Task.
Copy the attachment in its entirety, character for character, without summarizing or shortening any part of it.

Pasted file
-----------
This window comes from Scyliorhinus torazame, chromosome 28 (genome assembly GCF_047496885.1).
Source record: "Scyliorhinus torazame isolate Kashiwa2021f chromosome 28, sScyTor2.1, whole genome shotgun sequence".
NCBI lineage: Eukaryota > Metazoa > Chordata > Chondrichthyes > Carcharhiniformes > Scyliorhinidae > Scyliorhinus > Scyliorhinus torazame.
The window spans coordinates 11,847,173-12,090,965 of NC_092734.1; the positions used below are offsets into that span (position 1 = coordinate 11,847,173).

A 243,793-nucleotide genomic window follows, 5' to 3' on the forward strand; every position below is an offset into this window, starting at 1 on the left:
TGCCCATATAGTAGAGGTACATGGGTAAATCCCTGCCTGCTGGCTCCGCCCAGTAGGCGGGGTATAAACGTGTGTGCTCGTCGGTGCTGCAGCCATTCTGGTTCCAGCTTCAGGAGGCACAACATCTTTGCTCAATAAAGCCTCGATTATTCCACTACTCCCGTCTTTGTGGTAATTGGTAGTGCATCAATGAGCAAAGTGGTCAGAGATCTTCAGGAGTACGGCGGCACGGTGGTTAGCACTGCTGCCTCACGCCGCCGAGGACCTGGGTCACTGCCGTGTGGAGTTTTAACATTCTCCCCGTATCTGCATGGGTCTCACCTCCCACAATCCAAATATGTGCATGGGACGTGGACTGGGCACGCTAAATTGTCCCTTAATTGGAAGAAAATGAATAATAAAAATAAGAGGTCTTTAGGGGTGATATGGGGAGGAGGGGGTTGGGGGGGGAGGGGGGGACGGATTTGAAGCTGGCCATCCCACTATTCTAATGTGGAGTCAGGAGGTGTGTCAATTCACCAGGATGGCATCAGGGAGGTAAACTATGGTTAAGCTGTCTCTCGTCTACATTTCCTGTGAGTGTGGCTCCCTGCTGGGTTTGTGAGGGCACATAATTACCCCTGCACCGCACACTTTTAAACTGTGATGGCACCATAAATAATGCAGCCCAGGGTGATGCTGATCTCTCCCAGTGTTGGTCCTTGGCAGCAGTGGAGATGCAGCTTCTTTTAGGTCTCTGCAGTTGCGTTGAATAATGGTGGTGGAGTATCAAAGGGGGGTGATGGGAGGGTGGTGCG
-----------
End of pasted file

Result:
This window comes from Scyliorhinus torazame, chromosome 28 (genome assembly GCF_047496885.1).
Source record: "Scyliorhinus torazame isolate Kashiwa2021f chromosome 28, sScyTor2.1, whole genome shotgun sequence".
NCBI lineage: Eukaryota > Metazoa > Chordata > Chondrichthyes > Carcharhiniformes > Scyliorhinidae > Scyliorhinus > Scyliorhinus torazame.
The window spans coordinates 11,847,173-12,090,965 of NC_092734.1; the positions used below are offsets into that span (position 1 = coordinate 11,847,173).

A 243,793-nucleotide genomic window follows, 5' to 3' on the forward strand; every position below is an offset into this window, starting at 1 on the left:
TGCCCATATAGTAGAGGTACATGGGTAAATCCCTGCCTGCTGGCTCCGCCCAGTAGGCGGGGTATAAACGTGTGTGCTCGTCGGTGCTGCAGCCATTCTGGTTCCAGCTTCAGGAGGCACAACATCTTTGCTCAATAAAGCCTCGATTATTCCACTACTCCCGTCTTTGTGGTAATTGGTAGTGCATCAATGAGCAAAGTGGTCAGAGATCTTCAGGAGTACGGCGGCACGGTGGTTAGCACTGCTGCCTCACGCCGCCGAGGACCTGGGTCACTGCCGTGTGGAGTTTTAACATTCTCCCCGTATCTGCATGGGTCTCACCTCCCACAATCCAAATATGTGCATGGGACGTGGACTGGGCACGCTAAATTGTCCCTTAATTGGAAGAAAATGAATAATAAAAATAAGAGGTCTTTAGGGGTGATATGGGGAGGAGGGGGTTGGGGGGGGAGGGGGGGACGGATTTGAAGCTGGCCATCCCACTATTCTAATGTGGAGTCAGGAGGTGTGTCAATTCACCAGGATGGCATCAGGGAGGTAAACTATGGTTAAGCTGTCTCTCGTCTACATTTCCTGTGAGTGTGGCTCCCTGCTGGGTTTGTGAGGGCACATAATTACCCCTGCACCGCACACTTTTAAACTGTGATGGCACCATAAATAATGCAGCCCAGGGTGATGCTGATCTCTCCCAGTGTTGGTCCTTGGCAGCAGTGGAGATGCAGCTTCTTTTAGGTCTCTGCAGTTGCGTTGAATAATGGTGGTGGAGTATCAAAGGGGGGTGATGGGAGGGTGGTGCG